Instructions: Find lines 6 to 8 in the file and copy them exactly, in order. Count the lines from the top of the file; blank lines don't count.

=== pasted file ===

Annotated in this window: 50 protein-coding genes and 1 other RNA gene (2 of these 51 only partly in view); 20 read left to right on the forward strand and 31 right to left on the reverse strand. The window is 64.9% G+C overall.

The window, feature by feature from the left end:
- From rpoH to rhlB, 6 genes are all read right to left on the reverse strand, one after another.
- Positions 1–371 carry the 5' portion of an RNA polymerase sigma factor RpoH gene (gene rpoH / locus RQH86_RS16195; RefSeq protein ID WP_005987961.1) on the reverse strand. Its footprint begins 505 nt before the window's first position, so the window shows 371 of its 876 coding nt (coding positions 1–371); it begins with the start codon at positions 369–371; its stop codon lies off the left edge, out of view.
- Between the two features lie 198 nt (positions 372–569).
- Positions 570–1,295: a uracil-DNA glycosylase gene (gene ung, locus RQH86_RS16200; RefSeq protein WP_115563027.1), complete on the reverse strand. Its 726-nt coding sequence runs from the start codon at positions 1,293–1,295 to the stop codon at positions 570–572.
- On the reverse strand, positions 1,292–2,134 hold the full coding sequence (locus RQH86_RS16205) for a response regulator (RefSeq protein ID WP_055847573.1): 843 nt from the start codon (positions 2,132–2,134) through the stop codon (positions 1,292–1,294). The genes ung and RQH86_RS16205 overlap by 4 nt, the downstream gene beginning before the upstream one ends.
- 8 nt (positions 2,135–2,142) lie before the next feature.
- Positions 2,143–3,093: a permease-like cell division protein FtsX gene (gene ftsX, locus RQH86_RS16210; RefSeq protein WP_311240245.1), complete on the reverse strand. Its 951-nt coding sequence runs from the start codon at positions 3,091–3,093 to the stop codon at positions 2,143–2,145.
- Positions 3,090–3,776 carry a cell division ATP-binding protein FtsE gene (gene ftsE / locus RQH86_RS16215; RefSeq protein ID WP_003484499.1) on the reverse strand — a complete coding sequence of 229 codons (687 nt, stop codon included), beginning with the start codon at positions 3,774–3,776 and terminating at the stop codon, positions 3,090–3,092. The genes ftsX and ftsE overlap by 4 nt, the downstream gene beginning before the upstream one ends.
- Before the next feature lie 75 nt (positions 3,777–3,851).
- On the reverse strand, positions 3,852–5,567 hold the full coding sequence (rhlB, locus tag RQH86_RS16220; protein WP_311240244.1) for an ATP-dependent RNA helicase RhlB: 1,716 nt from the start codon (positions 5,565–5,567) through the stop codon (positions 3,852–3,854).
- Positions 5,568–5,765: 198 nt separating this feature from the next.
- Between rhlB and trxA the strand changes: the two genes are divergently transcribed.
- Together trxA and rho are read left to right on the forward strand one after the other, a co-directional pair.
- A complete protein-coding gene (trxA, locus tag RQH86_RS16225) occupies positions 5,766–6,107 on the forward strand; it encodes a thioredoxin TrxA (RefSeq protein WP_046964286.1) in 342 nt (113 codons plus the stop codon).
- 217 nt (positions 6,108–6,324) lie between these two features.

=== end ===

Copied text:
- Positions 570–1,295: a uracil-DNA glycosylase gene (gene ung, locus RQH86_RS16200; RefSeq protein WP_115563027.1), complete on the reverse strand. Its 726-nt coding sequence runs from the start codon at positions 1,293–1,295 to the stop codon at positions 570–572.
- On the reverse strand, positions 1,292–2,134 hold the full coding sequence (locus RQH86_RS16205) for a response regulator (RefSeq protein ID WP_055847573.1): 843 nt from the start codon (positions 2,132–2,134) through the stop codon (positions 1,292–1,294). The genes ung and RQH86_RS16205 overlap by 4 nt, the downstream gene beginning before the upstream one ends.
- 8 nt (positions 2,135–2,142) lie before the next feature.